I pray in bed before I fall asleep and as I walk up the stairs to class.
Prayer is something I can do. Prayer isn't easy. Prayer is giving up control. But prayer is what I have.
So I pray. So I pray.

Sunday, September 18, 2016

Blog Elul: Change

 Every summer at camp is life-changing, but as I've gotten older(most specifically this past summer and the preceding one), I have found myself learning and changing huge amounts. I grow up a little each year. I learn how to do my job better; I change based on my evaluations and based on my mistakes. I change because I am older. I saw this when i was a kid as well, but it wasn't as obvious. But one of my favorite things about camp is that very few things change--and by this I mean major things, not the addition of the pool or anything like that. The traditions of camp, especially in Tiferet, the arts unit in which I found my home, have not changed since I was a camper, and from what I hear, they have endured from well before that. We sing the same combinations of melodies of L'cha Dodi every single week; we decorate the walls of the Beit Am; we dance during Miriam's song. And there's something magical about getting to go back home to that. There will be a longer post specifically on why Tiferet is so special after we get through High Holidays, but I have to say, the melodies of Oseh Shalom may change and there will always be new faces, but the comfort of home remains. I am in a period of my life when a lot is changing, so I'm unbelievably grateful to get to have camp as a place that doesn't change in the important ways.

Saturday, September 17, 2016

Blog Elul: Learn

I spend most of my day learning. Learning about the Ancient Greeks and Romans, their language, their culture, how they were and weren't like us. Every day, every struggle, I learn a little more about who I am. I learn a little more about my body, my limitations, my capacity for love. I learn to forgive and to help and to take care of myself. And I hope to never stop learning. Because learning, whether it be in a Jewish context or otherwise is one of the the most important things in my life. Fittingly, the day that this will come out with be Shabbat, which I will spend learning Torah with our rabbi and my friends and learning about how I can use Shabbat as a way to take care of myself.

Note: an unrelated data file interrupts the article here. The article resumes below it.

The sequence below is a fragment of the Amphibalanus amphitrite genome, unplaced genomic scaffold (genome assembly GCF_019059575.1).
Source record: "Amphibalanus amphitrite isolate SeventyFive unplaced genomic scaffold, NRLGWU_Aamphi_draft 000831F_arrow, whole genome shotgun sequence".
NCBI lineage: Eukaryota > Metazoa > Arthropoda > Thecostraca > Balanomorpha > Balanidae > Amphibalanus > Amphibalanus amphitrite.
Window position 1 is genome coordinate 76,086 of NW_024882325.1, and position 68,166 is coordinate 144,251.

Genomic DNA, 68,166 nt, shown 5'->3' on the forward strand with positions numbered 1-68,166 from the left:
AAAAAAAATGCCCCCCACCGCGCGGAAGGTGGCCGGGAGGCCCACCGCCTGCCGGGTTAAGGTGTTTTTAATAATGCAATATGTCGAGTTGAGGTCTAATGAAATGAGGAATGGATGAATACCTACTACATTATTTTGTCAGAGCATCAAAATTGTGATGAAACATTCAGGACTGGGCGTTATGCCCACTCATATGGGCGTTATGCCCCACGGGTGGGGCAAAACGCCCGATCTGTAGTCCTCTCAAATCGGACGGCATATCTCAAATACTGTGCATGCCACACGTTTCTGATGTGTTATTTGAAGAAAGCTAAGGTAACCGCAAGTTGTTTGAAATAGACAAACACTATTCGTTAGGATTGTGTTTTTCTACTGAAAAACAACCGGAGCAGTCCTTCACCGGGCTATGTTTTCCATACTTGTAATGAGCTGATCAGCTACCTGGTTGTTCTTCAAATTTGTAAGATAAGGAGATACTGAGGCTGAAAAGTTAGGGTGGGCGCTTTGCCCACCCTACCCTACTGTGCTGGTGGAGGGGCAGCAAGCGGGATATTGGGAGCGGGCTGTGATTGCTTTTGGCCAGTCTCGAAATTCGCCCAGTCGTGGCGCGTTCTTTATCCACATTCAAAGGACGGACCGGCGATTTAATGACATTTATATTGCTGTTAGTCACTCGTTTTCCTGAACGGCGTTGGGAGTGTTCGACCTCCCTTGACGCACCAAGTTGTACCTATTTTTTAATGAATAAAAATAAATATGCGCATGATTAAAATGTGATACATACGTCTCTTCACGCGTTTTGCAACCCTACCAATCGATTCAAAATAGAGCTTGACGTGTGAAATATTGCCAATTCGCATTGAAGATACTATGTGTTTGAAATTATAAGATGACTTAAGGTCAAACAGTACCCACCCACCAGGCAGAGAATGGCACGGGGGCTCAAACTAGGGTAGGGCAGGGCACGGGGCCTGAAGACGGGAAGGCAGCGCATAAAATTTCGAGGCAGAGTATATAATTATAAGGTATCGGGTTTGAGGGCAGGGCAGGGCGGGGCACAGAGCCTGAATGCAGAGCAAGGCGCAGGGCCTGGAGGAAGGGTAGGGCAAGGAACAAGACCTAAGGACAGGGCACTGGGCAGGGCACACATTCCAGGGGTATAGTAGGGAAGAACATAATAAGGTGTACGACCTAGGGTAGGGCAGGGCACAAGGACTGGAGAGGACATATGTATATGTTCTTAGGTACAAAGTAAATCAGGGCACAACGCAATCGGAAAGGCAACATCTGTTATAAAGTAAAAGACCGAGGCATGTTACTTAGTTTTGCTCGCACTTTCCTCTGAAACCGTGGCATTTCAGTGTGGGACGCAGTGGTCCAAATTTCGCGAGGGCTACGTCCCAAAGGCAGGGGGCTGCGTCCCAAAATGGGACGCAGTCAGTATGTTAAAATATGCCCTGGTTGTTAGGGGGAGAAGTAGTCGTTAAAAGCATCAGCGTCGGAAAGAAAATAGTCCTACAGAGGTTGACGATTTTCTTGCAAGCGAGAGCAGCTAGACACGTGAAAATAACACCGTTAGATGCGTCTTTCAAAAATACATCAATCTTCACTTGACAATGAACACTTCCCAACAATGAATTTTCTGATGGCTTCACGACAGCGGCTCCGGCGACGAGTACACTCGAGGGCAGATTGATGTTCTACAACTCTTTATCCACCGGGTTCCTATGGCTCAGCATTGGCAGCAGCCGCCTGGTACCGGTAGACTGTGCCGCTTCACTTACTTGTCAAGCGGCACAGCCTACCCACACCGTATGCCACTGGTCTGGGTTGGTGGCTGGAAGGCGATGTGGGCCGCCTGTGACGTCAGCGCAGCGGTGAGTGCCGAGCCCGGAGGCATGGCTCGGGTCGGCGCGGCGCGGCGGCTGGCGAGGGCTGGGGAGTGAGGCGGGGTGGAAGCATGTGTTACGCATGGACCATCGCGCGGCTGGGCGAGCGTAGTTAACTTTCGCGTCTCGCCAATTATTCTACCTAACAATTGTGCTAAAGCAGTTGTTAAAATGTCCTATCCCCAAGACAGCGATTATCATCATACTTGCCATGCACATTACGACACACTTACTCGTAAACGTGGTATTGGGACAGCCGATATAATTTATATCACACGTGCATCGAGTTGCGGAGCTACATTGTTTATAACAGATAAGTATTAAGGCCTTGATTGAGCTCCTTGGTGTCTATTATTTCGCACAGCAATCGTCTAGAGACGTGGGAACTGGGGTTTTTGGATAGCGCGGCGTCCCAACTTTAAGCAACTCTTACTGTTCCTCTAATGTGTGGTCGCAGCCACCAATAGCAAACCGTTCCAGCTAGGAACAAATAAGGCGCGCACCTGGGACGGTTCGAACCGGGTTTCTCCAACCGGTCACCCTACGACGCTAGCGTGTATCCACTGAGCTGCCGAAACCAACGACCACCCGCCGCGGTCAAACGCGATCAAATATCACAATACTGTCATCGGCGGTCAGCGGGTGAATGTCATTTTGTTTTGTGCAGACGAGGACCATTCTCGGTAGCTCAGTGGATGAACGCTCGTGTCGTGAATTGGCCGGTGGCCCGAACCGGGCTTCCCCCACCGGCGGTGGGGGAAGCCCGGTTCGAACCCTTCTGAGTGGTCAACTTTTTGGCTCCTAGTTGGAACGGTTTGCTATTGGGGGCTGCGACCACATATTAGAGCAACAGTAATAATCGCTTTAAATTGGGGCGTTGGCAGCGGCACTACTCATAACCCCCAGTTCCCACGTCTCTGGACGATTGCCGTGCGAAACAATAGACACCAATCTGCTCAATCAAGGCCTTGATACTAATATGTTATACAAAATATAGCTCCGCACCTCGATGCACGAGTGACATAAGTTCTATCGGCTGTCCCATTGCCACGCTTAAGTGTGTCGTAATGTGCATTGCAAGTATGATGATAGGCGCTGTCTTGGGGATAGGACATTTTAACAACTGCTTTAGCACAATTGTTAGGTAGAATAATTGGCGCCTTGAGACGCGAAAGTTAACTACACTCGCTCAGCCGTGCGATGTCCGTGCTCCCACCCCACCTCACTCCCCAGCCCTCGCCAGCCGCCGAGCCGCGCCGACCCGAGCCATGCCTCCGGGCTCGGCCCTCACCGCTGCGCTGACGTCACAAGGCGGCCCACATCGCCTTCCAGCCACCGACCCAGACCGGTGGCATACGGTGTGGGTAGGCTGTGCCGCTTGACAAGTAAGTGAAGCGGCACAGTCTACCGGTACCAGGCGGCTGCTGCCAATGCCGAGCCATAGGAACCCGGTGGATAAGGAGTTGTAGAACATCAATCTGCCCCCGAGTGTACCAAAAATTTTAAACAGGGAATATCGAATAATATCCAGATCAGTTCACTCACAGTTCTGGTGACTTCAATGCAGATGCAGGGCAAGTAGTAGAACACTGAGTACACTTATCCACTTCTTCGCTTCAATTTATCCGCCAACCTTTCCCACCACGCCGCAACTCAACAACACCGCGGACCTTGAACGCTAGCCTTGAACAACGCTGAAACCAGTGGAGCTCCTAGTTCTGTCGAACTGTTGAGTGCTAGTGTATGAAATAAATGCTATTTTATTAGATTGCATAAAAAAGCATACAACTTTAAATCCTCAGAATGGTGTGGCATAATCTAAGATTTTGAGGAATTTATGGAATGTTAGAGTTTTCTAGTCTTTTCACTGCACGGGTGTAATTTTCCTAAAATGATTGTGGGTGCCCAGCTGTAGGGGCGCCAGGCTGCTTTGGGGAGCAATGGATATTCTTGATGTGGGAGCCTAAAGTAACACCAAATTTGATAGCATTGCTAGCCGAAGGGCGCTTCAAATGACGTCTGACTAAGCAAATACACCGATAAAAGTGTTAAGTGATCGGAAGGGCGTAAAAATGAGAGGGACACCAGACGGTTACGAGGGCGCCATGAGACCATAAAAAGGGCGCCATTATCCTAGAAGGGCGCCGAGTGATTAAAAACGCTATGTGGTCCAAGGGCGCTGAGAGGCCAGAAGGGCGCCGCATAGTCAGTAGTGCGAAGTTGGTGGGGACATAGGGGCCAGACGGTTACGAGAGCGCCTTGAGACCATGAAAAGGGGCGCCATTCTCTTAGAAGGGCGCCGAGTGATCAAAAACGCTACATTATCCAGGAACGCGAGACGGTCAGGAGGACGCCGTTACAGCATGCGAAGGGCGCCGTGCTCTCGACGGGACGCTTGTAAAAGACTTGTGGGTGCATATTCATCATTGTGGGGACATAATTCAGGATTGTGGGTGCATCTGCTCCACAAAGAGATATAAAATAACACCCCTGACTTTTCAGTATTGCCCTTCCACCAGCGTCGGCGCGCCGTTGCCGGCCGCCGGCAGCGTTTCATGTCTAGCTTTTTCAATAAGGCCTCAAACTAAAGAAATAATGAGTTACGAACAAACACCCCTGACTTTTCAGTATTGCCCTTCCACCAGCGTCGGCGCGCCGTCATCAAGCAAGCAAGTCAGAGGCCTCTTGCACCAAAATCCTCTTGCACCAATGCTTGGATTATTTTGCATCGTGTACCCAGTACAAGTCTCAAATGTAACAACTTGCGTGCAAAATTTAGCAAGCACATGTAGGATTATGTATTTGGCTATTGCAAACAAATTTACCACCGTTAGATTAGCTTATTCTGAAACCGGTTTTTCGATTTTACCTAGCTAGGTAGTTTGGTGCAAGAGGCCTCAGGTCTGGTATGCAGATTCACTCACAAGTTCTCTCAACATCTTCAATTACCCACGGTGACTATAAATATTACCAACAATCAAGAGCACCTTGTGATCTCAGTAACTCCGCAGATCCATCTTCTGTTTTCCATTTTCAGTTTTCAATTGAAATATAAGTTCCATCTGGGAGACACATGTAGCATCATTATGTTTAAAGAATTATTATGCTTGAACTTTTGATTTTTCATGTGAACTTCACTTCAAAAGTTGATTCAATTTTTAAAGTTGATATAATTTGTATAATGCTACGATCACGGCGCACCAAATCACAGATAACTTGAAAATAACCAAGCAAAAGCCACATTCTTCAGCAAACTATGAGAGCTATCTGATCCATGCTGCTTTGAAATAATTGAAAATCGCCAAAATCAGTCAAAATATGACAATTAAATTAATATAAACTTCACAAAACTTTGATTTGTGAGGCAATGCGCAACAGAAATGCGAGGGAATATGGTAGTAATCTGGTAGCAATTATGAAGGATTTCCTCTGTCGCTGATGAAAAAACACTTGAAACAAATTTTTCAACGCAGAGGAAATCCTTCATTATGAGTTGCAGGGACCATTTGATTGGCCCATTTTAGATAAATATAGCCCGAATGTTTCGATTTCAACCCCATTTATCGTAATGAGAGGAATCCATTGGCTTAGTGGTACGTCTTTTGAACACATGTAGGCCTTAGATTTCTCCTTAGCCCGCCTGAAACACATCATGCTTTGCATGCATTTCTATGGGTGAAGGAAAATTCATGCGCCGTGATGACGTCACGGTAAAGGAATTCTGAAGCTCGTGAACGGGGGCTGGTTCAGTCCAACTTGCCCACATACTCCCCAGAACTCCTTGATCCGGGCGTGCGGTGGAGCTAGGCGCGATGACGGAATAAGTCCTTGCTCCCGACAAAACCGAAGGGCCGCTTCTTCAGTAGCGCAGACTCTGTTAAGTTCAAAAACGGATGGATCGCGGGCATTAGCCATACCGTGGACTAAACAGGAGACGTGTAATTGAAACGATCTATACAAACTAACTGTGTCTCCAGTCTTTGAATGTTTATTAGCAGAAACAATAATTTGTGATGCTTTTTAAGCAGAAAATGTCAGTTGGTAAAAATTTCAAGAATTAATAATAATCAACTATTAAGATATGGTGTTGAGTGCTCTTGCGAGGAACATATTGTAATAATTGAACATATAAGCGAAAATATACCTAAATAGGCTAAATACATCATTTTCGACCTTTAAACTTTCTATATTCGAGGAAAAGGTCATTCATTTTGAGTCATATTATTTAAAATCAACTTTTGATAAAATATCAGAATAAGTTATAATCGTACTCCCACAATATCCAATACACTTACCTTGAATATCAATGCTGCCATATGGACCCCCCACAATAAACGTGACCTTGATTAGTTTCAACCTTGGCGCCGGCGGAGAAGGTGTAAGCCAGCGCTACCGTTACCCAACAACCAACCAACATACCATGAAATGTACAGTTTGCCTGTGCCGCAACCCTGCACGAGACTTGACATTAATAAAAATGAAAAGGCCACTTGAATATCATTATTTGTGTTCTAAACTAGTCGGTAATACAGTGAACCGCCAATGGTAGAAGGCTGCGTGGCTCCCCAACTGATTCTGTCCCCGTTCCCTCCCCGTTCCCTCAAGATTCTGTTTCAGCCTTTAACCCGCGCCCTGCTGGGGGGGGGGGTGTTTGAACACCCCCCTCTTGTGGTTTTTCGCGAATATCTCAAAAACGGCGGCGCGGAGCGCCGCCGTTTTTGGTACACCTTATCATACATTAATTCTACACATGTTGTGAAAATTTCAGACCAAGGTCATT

Friday, September 16, 2016

Blog Elul: Remember

I spend too much time remembering, but I think to some extent, it's really important. It's really important for us to remember where we have been so that we can have some idea of where we are going. And really important to keep those who we no longer see every single day in our minds. Because just because I now live halfway across the country from many of the influential people in my life does not mean that they are any less important to me.

I think a lot about influence. The people and the places and most of all, the experiences that have led me to where I am today, whether they be good and bad. And we can't ignore the past, especially in these days of reflection because ignoring the past will do us more harm than good. Instead we must remember the journey we have been on, but still look forward to the next great milestone.

Thursday, September 15, 2016

Blog Elul: Forgive

This whole High Holiday season is supposed to be about forgiveness, although for me it has mostly been(so far) about finding Torah readers and handling logistics, but never mind that. Forgiveness scares me because forgiving means the pain has disappeared. I know longer feel the wound, but that does not mean I must forget about it. We must forgive not for the other person, but for ourselves because we cannot move on from something if we have not made peace with it beforehand.

And we must forgive ourselves. This is the hardest part. We must forgive ourselves for not being perfect. We must forgive ourselves for the pain we've inflicted upon our own bodies as well as on others. We must forgive ourselves for all of the shoulda coulda wouldas over the last year. Because forgiveness allows us to heal and to step into the new year determined to not make the same mistakes again.

Wednesday, September 14, 2016

Blog Elul: Trust

Trust is hard to form and easily broken. 
Trust is a careful balance between too much investment and fear that everything could just fall apart. 
Trust is vulnerability.
Trust is showing someone the parts of you beneath the mask. 
Trust is difficult.
Trust is terrifying to me. 
But trust is important.
Because those people you trust, the good ones, they are the ones that enrich your life.
So fear is to be expected. It hurts because they matter.
But I matter too.
So trust is worth the work. 

Tuesday, September 13, 2016

Blog Elul: Count

I spent so many years counting down the days. Counting down the days until the next NFTY event or the next time I got to go to camp. Every day that everything hurt, i would open the app of my phone and find out how many days there were until my next respite. But if you only count down, you lose time. You lose the small moments in every that make every day count. Even if it's just a chocolate bar that you forgot was in a drawer or a friend sending you a text asking you how you are, every day counts. And I am so happy that I stopped counting down the days and started making the days count, or more accurately, realizing why every day should count.

Sunday, September 11, 2016

Blog Elul: Observe

This weekend, I helped to run the first year Shabbaton for Hillel which was a marvelous experiences is many ways, but some of the conversations that I had really related to "observe."